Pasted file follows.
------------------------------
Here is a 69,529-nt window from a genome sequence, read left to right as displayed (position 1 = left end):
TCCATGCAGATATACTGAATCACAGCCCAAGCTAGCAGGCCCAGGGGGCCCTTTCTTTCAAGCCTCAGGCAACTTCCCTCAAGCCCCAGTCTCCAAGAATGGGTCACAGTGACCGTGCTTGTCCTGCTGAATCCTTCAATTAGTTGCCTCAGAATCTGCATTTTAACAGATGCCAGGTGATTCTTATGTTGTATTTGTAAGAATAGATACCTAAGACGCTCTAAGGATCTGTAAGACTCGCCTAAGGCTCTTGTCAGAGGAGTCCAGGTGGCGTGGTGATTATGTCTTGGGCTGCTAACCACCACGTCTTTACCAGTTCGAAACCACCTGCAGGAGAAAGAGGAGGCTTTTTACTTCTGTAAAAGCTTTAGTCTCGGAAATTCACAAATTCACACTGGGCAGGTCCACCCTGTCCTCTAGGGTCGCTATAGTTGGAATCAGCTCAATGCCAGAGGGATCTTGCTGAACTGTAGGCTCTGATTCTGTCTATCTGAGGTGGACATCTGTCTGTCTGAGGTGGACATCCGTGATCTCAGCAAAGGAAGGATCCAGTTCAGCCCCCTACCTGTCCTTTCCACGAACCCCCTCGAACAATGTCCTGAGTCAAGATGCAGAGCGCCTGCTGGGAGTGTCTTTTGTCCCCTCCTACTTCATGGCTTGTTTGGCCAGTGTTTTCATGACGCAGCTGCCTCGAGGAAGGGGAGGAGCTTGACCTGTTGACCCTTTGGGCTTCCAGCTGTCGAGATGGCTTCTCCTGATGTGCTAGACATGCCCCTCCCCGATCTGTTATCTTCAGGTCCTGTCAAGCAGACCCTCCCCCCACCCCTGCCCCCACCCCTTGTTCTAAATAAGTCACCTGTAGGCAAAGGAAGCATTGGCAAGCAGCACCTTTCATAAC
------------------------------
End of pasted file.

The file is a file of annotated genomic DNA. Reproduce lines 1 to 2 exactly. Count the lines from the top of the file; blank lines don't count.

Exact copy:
Here is a 69,529-nt window from a genome sequence, read left to right as displayed (position 1 = left end):
TCCATGCAGATATACTGAATCACAGCCCAAGCTAGCAGGCCCAGGGGGCCCTTTCTTTCAAGCCTCAGGCAACTTCCCTCAAGCCCCAGTCTCCAAGAATGGGTCACAGTGACCGTGCTTGTCCTGCTGAATCCTTCAATTAGTTGCCTCAGAATCTGCATTTTAACAGATGCCAGGTGATTCTTATGTTGTATTTGTAAGAATAGATACCTAAGACGCTCTAAGGATCTGTAAGACTCGCCTAAGGCTCTTGTCAGAGGAGTCCAGGTGGCGTGGTGATTATGTCTTGGGCTGCTAACCACCACGTCTTTACCAGTTCGAAACCACCTGCAGGAGAAAGAGGAGGCTTTTTACTTCTGTAAAAGCTTTAGTCTCGGAAATTCACAAATTCACACTGGGCAGGTCCACCCTGTCCTCTAGGGTCGCTATAGTTGGAATCAGCTCAATGCCAGAGGGATCTTGCTGAACTGTAGGCTCTGATTCTGTCTATCTGAGGTGGACATCTGTCTGTCTGAGGTGGACATCCGTGATCTCAGCAAAGGAAGGATCCAGTTCAGCCCCCTACCTGTCCTTTCCACGAACCCCCTCGAACAATGTCCTGAGTCAAGATGCAGAGCGCCTGCTGGGAGTGTCTTTTGTCCCCTCCTACTTCATGGCTTGTTTGGCCAGTGTTTTCATGACGCAGCTGCCTCGAGGAAGGGGAGGAGCTTGACCTGTTGACCCTTTGGGCTTCCAGCTGTCGAGATGGCTTCTCCTGATGTGCTAGACATGCCCCTCCCCGATCTGTTATCTTCAGGTCCTGTCAAGCAGACCCTCCCCCCACCCCTGCCCCCACCCCTTGTTCTAAATAAGTCACCTGTAGGCAAAGGAAGCATTGGCAAGCAGCACCTTTCATAAC